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and that is why they make money out of us, because we are vulnerable in that way. but you could end up paying thousands extra. yeah. do you feel ripped off? i think we are all being ripped off. she is not the only one. there are 400,000 rent—to—own customers, but now the financial regulator is proposing a cap on these fees by next april. we owe it to the more vulnerable members of society to frankly ensure that they get credit on better terms because they need it to buy essential goods and spread the cost, and it is frankly not fair at the moment. it is notjust rent—to—own companies like this one which can charge sky—high fees. unauthorised overdrafts from banks can also cost consumers dear. high street banks made £670 million from unauthorised overdrafts in 2016 and most of that came from just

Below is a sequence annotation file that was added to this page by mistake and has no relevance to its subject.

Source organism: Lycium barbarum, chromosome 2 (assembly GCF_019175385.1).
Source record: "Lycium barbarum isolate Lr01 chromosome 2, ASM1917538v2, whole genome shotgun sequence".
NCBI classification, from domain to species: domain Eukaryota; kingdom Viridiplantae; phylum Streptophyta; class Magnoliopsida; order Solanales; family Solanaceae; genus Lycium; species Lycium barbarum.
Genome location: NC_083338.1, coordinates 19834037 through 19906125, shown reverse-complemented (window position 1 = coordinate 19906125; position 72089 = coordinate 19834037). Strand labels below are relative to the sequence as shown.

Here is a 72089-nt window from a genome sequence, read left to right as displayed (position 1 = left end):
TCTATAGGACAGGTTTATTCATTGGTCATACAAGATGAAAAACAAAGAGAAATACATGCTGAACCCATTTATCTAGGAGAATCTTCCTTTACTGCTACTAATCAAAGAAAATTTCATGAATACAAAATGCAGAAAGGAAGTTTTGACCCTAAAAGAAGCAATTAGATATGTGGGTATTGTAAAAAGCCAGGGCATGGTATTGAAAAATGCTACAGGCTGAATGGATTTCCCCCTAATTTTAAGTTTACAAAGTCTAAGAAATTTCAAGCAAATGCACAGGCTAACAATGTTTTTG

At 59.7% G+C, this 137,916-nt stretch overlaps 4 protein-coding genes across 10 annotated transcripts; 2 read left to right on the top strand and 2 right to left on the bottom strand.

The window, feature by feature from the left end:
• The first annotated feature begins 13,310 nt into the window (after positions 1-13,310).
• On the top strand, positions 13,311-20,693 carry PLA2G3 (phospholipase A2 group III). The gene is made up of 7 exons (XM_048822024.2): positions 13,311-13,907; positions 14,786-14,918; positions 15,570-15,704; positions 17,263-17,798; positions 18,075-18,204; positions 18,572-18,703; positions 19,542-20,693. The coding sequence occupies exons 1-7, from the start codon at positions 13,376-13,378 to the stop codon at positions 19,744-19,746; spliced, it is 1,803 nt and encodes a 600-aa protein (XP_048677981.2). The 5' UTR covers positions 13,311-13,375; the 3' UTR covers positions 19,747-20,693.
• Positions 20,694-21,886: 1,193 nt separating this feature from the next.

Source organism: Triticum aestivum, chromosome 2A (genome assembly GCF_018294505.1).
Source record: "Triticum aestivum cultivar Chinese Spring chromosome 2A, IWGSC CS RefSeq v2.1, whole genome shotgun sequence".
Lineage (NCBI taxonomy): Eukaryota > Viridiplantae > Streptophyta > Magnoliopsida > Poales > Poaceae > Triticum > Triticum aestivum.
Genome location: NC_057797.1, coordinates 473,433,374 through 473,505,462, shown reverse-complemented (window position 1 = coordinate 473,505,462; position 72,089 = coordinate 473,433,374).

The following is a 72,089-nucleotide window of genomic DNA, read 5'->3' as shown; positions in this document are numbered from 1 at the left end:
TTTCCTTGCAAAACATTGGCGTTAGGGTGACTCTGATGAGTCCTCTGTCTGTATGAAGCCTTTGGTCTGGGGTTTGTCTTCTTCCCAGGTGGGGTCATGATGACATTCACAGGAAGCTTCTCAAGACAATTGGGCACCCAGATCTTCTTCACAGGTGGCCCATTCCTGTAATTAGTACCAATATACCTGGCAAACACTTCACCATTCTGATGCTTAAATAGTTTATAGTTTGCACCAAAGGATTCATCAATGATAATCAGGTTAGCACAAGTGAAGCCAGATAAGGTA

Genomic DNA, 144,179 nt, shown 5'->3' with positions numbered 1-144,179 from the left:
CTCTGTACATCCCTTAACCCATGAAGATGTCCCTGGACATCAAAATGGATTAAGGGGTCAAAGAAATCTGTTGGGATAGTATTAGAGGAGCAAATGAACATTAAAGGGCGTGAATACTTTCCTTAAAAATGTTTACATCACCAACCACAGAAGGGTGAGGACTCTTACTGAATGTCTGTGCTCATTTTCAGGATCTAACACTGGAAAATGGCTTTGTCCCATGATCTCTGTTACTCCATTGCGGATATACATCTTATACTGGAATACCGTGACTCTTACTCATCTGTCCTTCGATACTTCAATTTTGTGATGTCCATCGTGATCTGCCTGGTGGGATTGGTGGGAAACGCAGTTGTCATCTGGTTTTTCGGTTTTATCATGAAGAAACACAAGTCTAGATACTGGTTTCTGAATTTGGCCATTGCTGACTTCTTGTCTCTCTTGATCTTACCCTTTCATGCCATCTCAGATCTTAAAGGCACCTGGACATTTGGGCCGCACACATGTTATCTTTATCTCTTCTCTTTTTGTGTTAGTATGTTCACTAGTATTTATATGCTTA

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1.5% of customers. but there is no cap being proposed on these fees today. we are really disappointed to see that the regulator hasn't taken action today to put a cap on unplanned overdraft fees. it has already taken action in other high—cost areas like payday loans, and now unplanned overdrafts are more expensive than payday loans in some scenarios. lloyds bank has already scrapped extra fees on unplanned overdrafts. will the regulator force other banks to follow suit? it is considering more radical action, just not yet. emma simpson, bbc news, doncaster. weeks of political stalemate in italy seem to be over, with the anti—establishment five star movement and the right—wing league announcing they have reached a new agreement to govern the country. james reynolds is in rome for us. james, has italy finally got its government? yes, it has. remember, four days ago